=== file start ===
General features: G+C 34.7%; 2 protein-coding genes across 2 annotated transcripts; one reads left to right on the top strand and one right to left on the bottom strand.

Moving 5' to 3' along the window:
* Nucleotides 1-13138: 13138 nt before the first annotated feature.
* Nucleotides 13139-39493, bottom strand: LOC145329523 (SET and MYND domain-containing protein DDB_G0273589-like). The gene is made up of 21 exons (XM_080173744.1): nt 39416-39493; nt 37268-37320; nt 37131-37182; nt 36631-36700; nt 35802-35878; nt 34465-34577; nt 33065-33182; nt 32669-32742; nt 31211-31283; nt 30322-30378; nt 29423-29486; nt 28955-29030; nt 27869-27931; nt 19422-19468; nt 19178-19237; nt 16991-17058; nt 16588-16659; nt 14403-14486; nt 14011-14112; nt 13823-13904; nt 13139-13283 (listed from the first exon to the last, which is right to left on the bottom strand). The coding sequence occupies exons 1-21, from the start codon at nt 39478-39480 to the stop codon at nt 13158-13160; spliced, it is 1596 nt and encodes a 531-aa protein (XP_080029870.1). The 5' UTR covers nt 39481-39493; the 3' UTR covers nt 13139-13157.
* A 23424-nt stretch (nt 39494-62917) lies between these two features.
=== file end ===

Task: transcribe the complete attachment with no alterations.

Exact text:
General features: G+C 34.7%; 2 protein-coding genes across 2 annotated transcripts; one reads left to right on the top strand and one right to left on the bottom strand.

Moving 5' to 3' along the window:
* Nucleotides 1-13138: 13138 nt before the first annotated feature.
* Nucleotides 13139-39493, bottom strand: LOC145329523 (SET and MYND domain-containing protein DDB_G0273589-like). The gene is made up of 21 exons (XM_080173744.1): nt 39416-39493; nt 37268-37320; nt 37131-37182; nt 36631-36700; nt 35802-35878; nt 34465-34577; nt 33065-33182; nt 32669-32742; nt 31211-31283; nt 30322-30378; nt 29423-29486; nt 28955-29030; nt 27869-27931; nt 19422-19468; nt 19178-19237; nt 16991-17058; nt 16588-16659; nt 14403-14486; nt 14011-14112; nt 13823-13904; nt 13139-13283 (listed from the first exon to the last, which is right to left on the bottom strand). The coding sequence occupies exons 1-21, from the start codon at nt 39478-39480 to the stop codon at nt 13158-13160; spliced, it is 1596 nt and encodes a 531-aa protein (XP_080029870.1). The 5' UTR covers nt 39481-39493; the 3' UTR covers nt 13139-13157.
* A 23424-nt stretch (nt 39494-62917) lies between these two features.